Thursday, January 30, 2014

Quote of the day 30th January 2014

"Common sense is seeing things as they are; and doing things as they ought to be."

(HARRIET BEECHER STOWE, attributed)

4 comments:

Jim said...

common sense to me is a bit of an oxymoron, as its not that common.

seeing though things like the veil of money is something i have been trying to tell people for years, but many just cant grasp it. Its quite a simple thing, you see no one actually wants more money, they don't. They in fact want the goods that they can exchange money for (whet ever those goods or indeed services, are. No one wants more money. From there its quite a simple step to see that as the value of money in terms of "stuff" falls, then we see its not things getting more expensive, its the value of money falling. How to stop this? well here is an old idea, go onto a gold standard, where every pound is worth so much gold, it would solve this in a nutshell, and would prevent the government borrowing beyond their means.

Chris Whiteside said...

You're absolutely right about money illusion (one of John Maynard Keynes' best insights) although when inflation is higher people are more likely to start to see through money illusion (Milton Friedman's best insight).

There are advantages to the gold standard. The main trouble with it is what happens to the price of everything else if the supply and demand position for the commodity of gold itself shifts?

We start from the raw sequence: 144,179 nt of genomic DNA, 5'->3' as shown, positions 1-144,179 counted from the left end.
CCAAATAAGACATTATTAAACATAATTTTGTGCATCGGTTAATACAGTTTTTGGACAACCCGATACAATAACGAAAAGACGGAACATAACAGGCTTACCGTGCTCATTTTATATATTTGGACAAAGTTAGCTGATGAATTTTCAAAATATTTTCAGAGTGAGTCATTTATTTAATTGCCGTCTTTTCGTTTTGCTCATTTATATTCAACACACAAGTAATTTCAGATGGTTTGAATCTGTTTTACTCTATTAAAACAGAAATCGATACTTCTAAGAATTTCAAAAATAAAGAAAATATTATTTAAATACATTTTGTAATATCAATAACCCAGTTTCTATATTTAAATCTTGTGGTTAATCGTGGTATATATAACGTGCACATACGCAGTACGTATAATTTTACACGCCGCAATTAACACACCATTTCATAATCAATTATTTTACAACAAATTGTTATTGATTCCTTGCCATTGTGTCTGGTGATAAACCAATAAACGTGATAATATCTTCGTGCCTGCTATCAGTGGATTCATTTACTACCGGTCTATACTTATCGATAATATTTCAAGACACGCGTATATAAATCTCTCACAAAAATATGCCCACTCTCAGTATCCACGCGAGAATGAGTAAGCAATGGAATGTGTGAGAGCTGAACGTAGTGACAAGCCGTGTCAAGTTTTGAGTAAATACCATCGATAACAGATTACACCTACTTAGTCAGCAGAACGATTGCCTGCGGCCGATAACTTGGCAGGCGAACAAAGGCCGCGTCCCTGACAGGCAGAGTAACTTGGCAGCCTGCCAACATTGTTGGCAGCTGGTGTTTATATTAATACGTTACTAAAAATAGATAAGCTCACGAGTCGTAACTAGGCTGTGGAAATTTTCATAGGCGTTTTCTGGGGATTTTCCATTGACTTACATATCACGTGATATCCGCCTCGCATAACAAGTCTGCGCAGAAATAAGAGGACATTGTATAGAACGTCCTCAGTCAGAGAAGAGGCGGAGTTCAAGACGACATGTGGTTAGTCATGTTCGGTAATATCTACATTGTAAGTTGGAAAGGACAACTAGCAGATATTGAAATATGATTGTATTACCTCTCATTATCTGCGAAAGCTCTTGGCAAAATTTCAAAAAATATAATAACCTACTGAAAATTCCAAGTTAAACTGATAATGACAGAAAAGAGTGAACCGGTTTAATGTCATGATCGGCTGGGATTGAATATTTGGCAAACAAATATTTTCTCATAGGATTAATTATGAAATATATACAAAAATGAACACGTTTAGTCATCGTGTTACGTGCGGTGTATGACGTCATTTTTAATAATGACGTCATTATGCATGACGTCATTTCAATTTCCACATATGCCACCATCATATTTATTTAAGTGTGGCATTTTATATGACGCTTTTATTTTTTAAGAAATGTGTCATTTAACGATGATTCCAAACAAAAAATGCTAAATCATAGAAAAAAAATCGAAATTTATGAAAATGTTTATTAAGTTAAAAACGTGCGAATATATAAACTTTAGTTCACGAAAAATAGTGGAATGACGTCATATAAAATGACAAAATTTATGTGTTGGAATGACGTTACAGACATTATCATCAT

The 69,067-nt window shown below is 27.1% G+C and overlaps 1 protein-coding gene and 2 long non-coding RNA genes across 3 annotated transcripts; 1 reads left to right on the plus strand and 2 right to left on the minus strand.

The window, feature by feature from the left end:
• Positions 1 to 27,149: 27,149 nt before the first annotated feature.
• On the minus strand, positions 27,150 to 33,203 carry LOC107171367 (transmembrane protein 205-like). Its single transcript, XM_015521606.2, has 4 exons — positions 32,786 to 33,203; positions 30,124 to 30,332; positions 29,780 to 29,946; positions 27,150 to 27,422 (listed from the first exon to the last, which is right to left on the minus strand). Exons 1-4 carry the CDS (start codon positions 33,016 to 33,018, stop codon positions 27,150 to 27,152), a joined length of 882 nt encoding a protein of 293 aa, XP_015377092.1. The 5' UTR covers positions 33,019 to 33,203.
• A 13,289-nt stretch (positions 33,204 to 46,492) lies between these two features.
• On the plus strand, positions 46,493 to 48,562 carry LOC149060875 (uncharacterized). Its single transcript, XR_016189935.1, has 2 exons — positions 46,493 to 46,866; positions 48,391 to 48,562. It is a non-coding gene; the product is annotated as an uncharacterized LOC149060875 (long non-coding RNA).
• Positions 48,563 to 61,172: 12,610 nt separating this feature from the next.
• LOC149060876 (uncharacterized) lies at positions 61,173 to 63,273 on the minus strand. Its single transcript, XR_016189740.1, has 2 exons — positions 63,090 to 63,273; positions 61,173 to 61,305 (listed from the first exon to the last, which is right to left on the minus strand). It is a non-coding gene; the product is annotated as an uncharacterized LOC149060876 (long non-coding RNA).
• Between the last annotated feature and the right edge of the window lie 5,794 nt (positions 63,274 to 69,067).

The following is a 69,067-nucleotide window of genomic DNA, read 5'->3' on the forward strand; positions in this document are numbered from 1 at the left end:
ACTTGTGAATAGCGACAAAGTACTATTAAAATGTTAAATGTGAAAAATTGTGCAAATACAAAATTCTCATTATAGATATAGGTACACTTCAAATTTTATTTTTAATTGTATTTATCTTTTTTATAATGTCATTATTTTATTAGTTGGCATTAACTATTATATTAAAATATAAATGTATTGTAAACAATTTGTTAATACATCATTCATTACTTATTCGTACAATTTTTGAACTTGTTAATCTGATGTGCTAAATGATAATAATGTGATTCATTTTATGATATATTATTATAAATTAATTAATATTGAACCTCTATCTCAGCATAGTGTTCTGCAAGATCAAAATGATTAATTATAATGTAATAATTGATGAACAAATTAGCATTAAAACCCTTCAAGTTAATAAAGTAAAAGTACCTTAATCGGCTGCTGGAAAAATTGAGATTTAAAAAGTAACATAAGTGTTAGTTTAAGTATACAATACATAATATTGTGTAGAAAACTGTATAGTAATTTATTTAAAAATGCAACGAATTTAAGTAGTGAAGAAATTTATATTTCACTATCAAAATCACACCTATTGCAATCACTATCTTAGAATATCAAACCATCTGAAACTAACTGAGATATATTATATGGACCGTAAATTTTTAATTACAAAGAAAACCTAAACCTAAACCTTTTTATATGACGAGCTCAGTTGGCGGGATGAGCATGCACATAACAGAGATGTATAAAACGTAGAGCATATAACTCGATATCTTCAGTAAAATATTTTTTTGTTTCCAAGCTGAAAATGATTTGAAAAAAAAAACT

For example, the stolen treasure which the Spanish brought back from the americas in the 16th century caused a century of inflation throughout Europe by disrupting the supply and demand for gold and silver.

Chris Whiteside said...

You're also right that common sense is not that common, either if it means shared sense (as the expression originally meant) of something widespread (which sadly, common sense isn't.)

Jim said...

To answer your question in the first comment.

Yes, the levels of available gold can suddenly change, making gold more available, (cheaper) thus casing a perceived increase in the price of everything else, sure this can happen.

Thing is though you need to find a lot of gold to do this, and like common sense, gold is not that common either. So it does not happen very often.

Its not like you can turn on a printing press and make a paper note with no defined value. You need a bit of gold to make a coin, or at least a bit of paper which is a receipt for x amount of it. In the case of a receipt then store houses (banks) need to be audited to ensure the number of receipts, matches the amount of gold in the vault.

So to me your argument about gold can cause inflation, is a little like someone in whitehaven harbour saying its a little bit wavy in here, and heading off to sea for shelter.